Jobs Situation Worse Than It Looks

US News editor-in-chief Mort Zuckerman explains "Why the Jobs Situation Is Worse Than It Looks."

US News editor-in-chief Mort Zuckerman explains “Why the Jobs Situation Is Worse Than It Looks.”

The Great Recession has now earned the dubious right of being compared to the Great Depression. In the face of the most stimulative fiscal and monetary policies in our history, we have experienced the loss of over 7 million jobs, wiping out every job gained since the year 2000. From the moment the Obama administration came into office, there have been no net increases in full-time jobs, only in part-time jobs. This is contrary to all previous recessions. Employers are not recalling the workers they laid off from full-time employment.

The real job losses are greater than the estimate of 7.5 million. They are closer to 10.5 million, as 3 million people have stopped looking for work. Equally troublesome is the lower labor participation rate; some 5 million jobs have vanished from manufacturing, long America’s greatest strength. Just think: Total payrolls today amount to 131 million, but this figure is lower than it was at the beginning of the year 2000, even though our population has grown by nearly 30 million.

[…]

Don’t pay too much attention to the headline unemployment rate of 9.1 percent. It is scary enough, but it is a gloss on the reality. These numbers do not include the millions who have stopped looking for a job or who are working part time but would work full time if a position were available. And they count only those people who have actively applied for a job within the last four weeks.

Include those others and the real number is a nasty 16 percent. The 16 percent includes 8.5 million part-timers who want to work full time (which is double the historical norm) and those who have applied for a job within the last six months, including many of the long-term unemployed. And this 16 percent does not take into account the discouraged workers who have left the labor force. The fact is that the longer duration of six months is the more relevant testing period since the mean duration of unemployment is now 39.7 weeks, an increase from 37.1 weeks in February.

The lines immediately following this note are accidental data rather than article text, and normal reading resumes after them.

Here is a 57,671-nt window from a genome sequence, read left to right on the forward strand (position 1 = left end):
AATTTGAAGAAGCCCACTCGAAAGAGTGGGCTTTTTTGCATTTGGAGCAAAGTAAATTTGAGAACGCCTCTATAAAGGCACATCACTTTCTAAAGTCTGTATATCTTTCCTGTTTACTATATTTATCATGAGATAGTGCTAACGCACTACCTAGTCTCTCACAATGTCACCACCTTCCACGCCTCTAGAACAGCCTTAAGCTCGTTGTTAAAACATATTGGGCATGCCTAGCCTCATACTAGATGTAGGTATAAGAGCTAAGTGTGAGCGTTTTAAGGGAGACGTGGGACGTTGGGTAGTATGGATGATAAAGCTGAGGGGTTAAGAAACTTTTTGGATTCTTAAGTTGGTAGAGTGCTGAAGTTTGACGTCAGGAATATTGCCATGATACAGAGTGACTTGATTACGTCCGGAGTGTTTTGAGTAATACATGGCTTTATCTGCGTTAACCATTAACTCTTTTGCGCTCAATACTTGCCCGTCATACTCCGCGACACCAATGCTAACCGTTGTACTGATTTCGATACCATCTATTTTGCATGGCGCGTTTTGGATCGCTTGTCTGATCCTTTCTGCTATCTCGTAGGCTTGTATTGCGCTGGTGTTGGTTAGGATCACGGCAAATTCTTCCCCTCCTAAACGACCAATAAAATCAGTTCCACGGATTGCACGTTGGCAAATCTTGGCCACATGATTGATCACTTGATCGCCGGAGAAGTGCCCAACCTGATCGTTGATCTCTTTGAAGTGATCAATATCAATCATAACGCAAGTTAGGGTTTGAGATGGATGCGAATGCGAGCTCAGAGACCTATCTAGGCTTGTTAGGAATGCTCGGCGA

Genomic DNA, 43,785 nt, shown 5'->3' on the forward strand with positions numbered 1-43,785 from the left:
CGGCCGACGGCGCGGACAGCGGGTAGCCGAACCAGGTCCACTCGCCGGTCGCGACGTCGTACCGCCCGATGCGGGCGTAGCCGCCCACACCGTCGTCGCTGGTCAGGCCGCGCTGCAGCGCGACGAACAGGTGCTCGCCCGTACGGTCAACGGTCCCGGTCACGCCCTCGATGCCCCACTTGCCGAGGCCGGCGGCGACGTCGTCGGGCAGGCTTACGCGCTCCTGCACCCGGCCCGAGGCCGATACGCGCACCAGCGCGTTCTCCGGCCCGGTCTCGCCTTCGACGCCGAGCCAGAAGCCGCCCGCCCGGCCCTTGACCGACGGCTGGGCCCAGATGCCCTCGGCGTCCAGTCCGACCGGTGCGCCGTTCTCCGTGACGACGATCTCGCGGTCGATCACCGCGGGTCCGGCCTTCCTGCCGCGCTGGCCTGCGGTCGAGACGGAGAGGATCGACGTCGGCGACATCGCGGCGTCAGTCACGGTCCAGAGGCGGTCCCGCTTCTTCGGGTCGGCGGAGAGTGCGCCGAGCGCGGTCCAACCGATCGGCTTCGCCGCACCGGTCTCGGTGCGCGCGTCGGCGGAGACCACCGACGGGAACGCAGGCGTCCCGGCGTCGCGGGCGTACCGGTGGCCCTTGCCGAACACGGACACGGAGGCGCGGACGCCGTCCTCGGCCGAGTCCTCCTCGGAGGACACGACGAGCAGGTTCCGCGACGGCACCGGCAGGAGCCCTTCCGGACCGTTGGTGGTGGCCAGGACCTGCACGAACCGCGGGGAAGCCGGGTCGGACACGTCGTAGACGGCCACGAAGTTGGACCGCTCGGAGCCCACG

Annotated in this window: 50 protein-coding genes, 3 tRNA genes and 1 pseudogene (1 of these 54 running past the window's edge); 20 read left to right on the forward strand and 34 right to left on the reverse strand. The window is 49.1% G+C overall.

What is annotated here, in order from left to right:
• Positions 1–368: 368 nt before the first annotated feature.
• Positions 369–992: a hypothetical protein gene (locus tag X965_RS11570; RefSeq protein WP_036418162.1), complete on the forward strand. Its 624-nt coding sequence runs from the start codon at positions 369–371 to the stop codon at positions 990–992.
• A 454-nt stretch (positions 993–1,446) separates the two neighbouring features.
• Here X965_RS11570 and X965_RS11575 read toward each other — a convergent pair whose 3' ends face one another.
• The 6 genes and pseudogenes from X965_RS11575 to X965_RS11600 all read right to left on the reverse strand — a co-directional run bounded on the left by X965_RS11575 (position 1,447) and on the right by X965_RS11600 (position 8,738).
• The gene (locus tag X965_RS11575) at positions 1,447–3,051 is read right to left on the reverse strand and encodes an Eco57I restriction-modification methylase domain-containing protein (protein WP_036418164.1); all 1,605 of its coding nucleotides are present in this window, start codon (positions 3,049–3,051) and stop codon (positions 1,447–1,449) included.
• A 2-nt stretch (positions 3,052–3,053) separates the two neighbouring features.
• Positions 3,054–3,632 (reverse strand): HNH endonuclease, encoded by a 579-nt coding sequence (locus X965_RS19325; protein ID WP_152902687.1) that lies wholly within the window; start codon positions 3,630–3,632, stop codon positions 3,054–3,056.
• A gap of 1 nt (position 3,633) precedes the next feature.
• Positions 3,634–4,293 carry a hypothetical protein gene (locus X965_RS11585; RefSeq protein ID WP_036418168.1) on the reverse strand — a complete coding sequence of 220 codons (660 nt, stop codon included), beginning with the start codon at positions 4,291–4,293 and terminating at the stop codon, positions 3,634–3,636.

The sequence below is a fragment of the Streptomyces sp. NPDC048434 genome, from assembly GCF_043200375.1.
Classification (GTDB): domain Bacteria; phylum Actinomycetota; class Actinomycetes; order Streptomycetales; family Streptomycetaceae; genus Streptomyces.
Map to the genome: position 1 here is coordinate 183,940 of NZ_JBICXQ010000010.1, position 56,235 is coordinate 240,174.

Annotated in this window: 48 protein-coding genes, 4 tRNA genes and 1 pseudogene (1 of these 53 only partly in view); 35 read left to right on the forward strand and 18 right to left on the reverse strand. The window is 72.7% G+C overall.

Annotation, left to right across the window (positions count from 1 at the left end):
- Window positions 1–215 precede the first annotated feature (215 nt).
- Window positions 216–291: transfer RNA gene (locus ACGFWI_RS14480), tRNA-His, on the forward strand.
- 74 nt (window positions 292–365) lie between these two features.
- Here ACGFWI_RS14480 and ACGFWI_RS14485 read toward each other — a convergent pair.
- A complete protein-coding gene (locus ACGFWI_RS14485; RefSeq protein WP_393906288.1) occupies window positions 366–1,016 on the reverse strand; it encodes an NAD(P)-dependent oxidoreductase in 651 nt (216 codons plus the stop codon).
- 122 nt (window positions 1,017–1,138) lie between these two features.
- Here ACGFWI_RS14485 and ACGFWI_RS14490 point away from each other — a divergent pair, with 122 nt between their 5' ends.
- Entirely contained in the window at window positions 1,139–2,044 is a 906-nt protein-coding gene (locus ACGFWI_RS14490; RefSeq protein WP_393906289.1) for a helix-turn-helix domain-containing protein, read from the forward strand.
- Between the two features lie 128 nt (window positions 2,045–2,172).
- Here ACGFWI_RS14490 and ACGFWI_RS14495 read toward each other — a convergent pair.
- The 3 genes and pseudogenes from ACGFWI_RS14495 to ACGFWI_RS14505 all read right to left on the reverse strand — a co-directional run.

There’s three pages of this but you get the point. He also cites a measure I haven’t seen before:

Just to illustrate how insecure the labor movement is, there is nobody on strike in the United States today, according to David Rosenberg of wealth management firm Gluskin Sheff. Back in the 1970s, it was common in any given month to see as many as 30,000 workers on the picket line, and there were typically 300 work stoppages at any given time. Last year there were a grand total of 11.

Ironically, the exception is professional sports, where the NFL and NBA are both in labor turmoil–although it’s the owners seeking concessions this time rather than players striking.

via Tom Smith

FILED UNDER: Economics and Business, Quick Takes
James Joyner
About James Joyner
James Joyner is Professor and Department Head of Security Studies at Marine Corps University's Command and Staff College and a nonresident senior fellow at the Scowcroft Center for Strategy and Security at the Atlantic Council. He's a former Army officer and Desert Storm vet. Views expressed here are his own. Follow James on Twitter @DrJJoyner.

Comments

  1. michael reynolds says:

    It seems also that we’re suffering larger losses than other wealthy countries. Even flat-broke wealthy countries.

    Which is no doubt due to our being so much more socialist than, say, Sweden, or France or Germany.

    I blame Obamacare. It doesn’t matter that it’s not actually in effect, I blame it anyway.

  2. john personna says:
  3. Dave Schuler says:

    The IMF’s definition of cyclical vs. structural unemployment is far too narrow. Under their rubric if 1 million jobs in construction were created due to the housing bubble and another 1 million jobs were created by it in fnance, retail, etc. and all of those jobs were lost when the bubble collapsed then 2 million jobs were lost for cyclical reasons.

    Contrariwise I would say that all of those jobs were lost for long term structural reasons.

  4. john personna says:

    The definitions almost have to be fuzzy, just because the jobs market is so murky.

    Future jobs are determined in part by future fashion.

  5. john personna says:

    (Many more people want to be personal trainers than my community supports, but that fashion has created some unexportable jobs just the same.)

  6. Drew says:

    “I blame Obamacare. It doesn’t matter that it’s not actually in effect, I blame it anyway.”

    This may come as a total shock, but employers have this tendency to ask themselves: “if I employ today, what will be the cost of employment 1,3,5 years from now?” “And what are my alternatives, and the costs of breaking the employment arrangement if it doesn’t work out?”

    That pesky planning and budgeting thingy, ya know?

  7. john personna says:

    Yeah Drew, because lay-offs are now illegal in the US.

    Except, wait. They’re not.

  8. Gerry W. says:

    And Bernanke has no clue.